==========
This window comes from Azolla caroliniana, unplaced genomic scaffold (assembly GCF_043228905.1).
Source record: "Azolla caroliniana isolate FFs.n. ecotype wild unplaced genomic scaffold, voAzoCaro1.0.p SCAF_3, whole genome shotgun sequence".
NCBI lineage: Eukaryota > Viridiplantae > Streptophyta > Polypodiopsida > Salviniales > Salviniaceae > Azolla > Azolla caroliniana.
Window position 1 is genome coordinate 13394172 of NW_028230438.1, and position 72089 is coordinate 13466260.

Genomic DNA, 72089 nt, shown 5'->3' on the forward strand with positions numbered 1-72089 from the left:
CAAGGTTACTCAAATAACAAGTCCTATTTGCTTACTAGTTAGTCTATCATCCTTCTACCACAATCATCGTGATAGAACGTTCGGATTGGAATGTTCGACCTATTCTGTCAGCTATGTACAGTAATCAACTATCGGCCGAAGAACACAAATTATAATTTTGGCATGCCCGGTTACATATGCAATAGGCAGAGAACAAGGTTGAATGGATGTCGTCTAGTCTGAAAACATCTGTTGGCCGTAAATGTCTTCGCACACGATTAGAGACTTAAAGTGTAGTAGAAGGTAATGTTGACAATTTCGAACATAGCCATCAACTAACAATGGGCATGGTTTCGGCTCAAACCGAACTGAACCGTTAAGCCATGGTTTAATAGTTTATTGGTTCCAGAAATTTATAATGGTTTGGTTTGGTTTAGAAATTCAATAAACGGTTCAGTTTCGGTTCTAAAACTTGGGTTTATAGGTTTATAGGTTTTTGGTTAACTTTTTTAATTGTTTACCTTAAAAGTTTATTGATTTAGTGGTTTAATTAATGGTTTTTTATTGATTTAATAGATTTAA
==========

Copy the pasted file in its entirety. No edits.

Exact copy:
This window comes from Azolla caroliniana, unplaced genomic scaffold (assembly GCF_043228905.1).
Source record: "Azolla caroliniana isolate FFs.n. ecotype wild unplaced genomic scaffold, voAzoCaro1.0.p SCAF_3, whole genome shotgun sequence".
NCBI lineage: Eukaryota > Viridiplantae > Streptophyta > Polypodiopsida > Salviniales > Salviniaceae > Azolla > Azolla caroliniana.
Window position 1 is genome coordinate 13394172 of NW_028230438.1, and position 72089 is coordinate 13466260.

Genomic DNA, 72089 nt, shown 5'->3' on the forward strand with positions numbered 1-72089 from the left:
CAAGGTTACTCAAATAACAAGTCCTATTTGCTTACTAGTTAGTCTATCATCCTTCTACCACAATCATCGTGATAGAACGTTCGGATTGGAATGTTCGACCTATTCTGTCAGCTATGTACAGTAATCAACTATCGGCCGAAGAACACAAATTATAATTTTGGCATGCCCGGTTACATATGCAATAGGCAGAGAACAAGGTTGAATGGATGTCGTCTAGTCTGAAAACATCTGTTGGCCGTAAATGTCTTCGCACACGATTAGAGACTTAAAGTGTAGTAGAAGGTAATGTTGACAATTTCGAACATAGCCATCAACTAACAATGGGCATGGTTTCGGCTCAAACCGAACTGAACCGTTAAGCCATGGTTTAATAGTTTATTGGTTCCAGAAATTTATAATGGTTTGGTTTGGTTTAGAAATTCAATAAACGGTTCAGTTTCGGTTCTAAAACTTGGGTTTATAGGTTTATAGGTTTTTGGTTAACTTTTTTAATTGTTTACCTTAAAAGTTTATTGATTTAGTGGTTTAATTAATGGTTTTTTATTGATTTAATAGATTTAA